A slightly more complex approximation of the Laplacian uses weights proportional to the inverse distance between the vertices. These weights are also known as Fujiwara weights. This formulation of the Laplacian is also known as the scaledependent umbrella operator. wij = 1 |eij | (6)

Like the previous approximation, vertex sliding is still an issue, although it is less pronounced. The primary benet of this operator is that it better preserves the distribution of triangle sizes. On the downside, the operator is no longer linear. Further, the operator must be recalculated as the vertices move. For reasonable amounts of smoothing, however, edge lengths should not change too radically. As such, it is safe to approximate the scale-dependent Laplacian operator as constant over short time intervals. Desbrun et al. [3] claim good results without recalculating the operator. Scale dependence puts an additional stability constraint on explicit methods, and can force small time steps for large meshes with ne details.

Figure 1: Application of operators to a mesh with different sampling rates: (a) original mesh, (b) equal weights, (c) Fujiwara weights, and (d) curvature normal. Figure taken from [3].

Figure 2: Signicant smoothing of a dragon: (a) original mesh, (b) equal weights, (c) Fujiwara weights, and (d) curvature normal. Figure taken from [3].

Figure 3: A diagram of the angles used in equation 7. Figure taken from [3].

Curvature Normal
To solve the issue of sliding, Desbrun et al. [3] propose a weighting scheme that eliminates the tangential component of the Laplacian: wij = cot j + cot j (7)

where j and j are the angles opposite the edge in the two triangles that share that edge eij , as shown in Figure 3. According to Desbrun et al. [3], curvature ow provides the best smoothing with respect to shape. Like the scale-dependent Laplacian, however, the curvature operator is non-linear and changes as the vertices move. This weighting scheme unfortunately breaks down if either j or j is obtuse, as wij can become negative. A preprocessing pass can be added to split obtuse triangles and sidestep this issue.

Links to Signal Processing

Taubin [1] notes that Laplacian smoothing is equivalent to lowpass ltering. In traditional signal processing, lowpass ltering is a simple way to remove noise if the desired signal does not have signicant high frequency content. As in traditional signal processing, it is possible to tune the frequency response of the lter by constructing a polynomial sum of the Laplacian operator. Higher order polynomials result in a sharper frequency rolloff, and this allows the lter to distinguish between signal and noise with greater precision. 5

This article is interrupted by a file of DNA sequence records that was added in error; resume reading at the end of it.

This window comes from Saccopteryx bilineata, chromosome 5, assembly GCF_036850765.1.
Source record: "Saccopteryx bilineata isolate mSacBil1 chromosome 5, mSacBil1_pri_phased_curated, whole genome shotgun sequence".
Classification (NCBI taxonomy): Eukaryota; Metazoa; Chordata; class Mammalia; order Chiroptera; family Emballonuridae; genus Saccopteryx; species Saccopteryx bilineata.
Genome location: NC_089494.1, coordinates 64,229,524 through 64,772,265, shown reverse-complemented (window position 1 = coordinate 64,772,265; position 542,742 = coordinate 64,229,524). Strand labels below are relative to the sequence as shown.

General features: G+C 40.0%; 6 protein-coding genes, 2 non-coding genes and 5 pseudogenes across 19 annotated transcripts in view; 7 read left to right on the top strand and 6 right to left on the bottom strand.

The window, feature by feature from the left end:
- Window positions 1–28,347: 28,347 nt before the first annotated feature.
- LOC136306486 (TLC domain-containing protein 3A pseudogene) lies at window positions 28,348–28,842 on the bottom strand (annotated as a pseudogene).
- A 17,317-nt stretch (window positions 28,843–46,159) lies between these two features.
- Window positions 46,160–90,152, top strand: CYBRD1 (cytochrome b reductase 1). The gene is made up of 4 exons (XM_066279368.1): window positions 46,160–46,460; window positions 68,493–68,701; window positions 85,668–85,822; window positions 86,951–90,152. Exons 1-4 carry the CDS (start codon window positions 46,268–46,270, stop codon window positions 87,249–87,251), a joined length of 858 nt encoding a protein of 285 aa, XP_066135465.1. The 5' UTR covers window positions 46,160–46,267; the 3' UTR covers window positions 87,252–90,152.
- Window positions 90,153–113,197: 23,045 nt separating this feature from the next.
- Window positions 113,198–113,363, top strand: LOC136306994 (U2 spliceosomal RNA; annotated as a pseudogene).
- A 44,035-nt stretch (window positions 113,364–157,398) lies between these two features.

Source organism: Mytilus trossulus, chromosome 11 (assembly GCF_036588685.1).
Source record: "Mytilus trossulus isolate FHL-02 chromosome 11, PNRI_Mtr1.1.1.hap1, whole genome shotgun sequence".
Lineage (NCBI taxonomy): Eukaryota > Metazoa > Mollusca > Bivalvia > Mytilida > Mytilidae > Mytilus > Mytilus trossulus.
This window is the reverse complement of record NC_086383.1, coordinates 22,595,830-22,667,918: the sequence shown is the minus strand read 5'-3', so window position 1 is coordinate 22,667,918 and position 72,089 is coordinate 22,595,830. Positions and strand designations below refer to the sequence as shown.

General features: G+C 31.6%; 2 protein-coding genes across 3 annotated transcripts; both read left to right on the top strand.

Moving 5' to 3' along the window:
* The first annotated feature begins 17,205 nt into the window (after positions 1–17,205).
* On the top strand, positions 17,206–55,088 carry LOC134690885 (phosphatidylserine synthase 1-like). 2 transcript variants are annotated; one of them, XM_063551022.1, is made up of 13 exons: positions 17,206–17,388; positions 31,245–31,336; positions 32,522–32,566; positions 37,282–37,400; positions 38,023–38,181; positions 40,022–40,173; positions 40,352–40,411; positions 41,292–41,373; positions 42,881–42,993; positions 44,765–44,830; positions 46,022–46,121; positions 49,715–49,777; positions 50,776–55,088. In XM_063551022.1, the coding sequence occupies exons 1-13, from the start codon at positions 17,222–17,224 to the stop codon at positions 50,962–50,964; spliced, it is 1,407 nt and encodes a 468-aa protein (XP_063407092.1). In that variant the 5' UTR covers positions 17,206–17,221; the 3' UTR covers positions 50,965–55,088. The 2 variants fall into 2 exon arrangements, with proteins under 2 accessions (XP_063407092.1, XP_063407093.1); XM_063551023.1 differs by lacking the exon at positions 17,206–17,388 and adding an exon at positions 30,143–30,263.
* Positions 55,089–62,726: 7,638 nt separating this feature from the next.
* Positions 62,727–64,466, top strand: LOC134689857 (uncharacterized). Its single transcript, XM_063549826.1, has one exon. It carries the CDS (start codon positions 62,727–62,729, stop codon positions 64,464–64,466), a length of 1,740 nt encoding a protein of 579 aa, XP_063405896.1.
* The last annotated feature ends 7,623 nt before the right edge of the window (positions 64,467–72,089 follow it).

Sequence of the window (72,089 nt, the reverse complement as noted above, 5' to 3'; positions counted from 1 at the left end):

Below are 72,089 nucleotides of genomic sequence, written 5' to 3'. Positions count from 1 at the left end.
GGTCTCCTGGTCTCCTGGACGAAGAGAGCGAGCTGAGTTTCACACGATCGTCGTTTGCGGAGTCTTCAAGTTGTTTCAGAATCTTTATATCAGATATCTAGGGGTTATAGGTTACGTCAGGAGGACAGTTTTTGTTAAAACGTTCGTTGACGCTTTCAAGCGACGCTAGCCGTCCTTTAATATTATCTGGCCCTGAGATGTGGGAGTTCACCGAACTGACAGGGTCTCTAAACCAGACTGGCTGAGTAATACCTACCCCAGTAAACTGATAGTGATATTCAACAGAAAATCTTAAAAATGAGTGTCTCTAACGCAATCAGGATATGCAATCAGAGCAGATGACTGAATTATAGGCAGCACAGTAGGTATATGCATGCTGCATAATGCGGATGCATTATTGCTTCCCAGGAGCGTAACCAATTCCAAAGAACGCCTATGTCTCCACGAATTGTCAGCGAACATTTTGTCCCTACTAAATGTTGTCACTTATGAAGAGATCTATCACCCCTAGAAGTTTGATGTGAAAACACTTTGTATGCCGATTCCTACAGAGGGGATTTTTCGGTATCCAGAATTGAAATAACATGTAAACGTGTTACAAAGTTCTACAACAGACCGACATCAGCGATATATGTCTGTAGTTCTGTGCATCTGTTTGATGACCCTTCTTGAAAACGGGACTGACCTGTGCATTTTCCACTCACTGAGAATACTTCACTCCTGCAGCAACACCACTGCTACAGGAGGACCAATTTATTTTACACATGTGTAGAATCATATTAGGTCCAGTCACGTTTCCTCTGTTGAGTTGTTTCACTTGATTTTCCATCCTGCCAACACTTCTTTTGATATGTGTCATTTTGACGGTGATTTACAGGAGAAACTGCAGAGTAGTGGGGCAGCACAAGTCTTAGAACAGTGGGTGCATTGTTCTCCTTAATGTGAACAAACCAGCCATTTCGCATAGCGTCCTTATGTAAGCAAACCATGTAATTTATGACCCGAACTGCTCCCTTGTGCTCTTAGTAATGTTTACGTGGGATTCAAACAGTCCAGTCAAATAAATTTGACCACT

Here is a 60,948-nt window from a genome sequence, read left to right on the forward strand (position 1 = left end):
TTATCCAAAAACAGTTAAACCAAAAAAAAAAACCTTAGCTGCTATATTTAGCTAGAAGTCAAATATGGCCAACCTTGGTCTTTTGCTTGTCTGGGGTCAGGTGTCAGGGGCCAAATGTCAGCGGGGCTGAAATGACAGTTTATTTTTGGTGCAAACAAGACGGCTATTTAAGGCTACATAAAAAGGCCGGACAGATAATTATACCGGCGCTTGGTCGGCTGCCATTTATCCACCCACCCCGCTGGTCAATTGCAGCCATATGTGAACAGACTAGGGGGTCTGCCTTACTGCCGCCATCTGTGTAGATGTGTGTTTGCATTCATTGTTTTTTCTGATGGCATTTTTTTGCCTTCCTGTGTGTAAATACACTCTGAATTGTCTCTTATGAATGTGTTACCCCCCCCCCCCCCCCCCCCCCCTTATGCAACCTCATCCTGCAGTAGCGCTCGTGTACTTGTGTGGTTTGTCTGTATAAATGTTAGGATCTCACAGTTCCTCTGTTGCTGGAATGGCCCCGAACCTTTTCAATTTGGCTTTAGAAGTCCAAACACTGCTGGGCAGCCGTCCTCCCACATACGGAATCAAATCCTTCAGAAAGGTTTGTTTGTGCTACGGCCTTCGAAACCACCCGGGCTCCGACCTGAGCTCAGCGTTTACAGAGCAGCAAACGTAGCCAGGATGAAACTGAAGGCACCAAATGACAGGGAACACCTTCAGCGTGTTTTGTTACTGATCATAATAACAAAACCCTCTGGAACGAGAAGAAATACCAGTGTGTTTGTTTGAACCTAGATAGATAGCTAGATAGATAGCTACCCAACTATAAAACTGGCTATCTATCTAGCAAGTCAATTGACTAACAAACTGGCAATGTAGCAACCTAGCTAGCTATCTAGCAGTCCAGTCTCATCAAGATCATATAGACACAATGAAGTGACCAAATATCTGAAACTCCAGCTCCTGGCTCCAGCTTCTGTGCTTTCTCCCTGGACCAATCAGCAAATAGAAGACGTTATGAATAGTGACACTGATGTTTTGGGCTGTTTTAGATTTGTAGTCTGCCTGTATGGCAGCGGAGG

Taubin further points out that projecting a signal onto the basis formed by the eigenvectors of the Laplacian operator is equivalent to the Fourier transform. This opens the door for smoothing a mesh using spectral decomposition and resynthesis. Unfortunately, the time complexity of this approach is usually worse than linear. The complexity for nding all the eigenvalues of a matrix is O(n3 ), but sparseness can be exploited to reduce the complexity to O(n). Even if an efcient method is employed, however, numerical instability can become a problem when adjacent eigenvalues are closely spaced.

Variations on Basic Smoothing

Beyond the choice of how to approximate the Laplacian operator, there a number of variations on basic diffusion smoothing that can be useful.

Implicit Integration
Desburn et al. [3] observe that implicit integration can be faster than explicit for smoothing applications. The sparseness of the Laplacian operator allows each iteration to be reasonably efcient, and the stability gained from using an implicit approach enables the smoothing to be done in fewer iterations. The implicit smoothing equation is: (I dtL)X(n + 1) = X(n) (8)

As mentioned previously, the quality of smoothing can be improved by using a polynomial sum of Laplacian operator. Unfortunately, this has the side effect of decreasing the sparseness of the smoothing operator. This is a particular problem for implicit formulations, as the loss of sparcity pushes the computational complexity towards that of solving an N x N system of equations. Desburn et al. [3] claim that L2 results in the best balance between quality and computational cost when implicit methods are employed.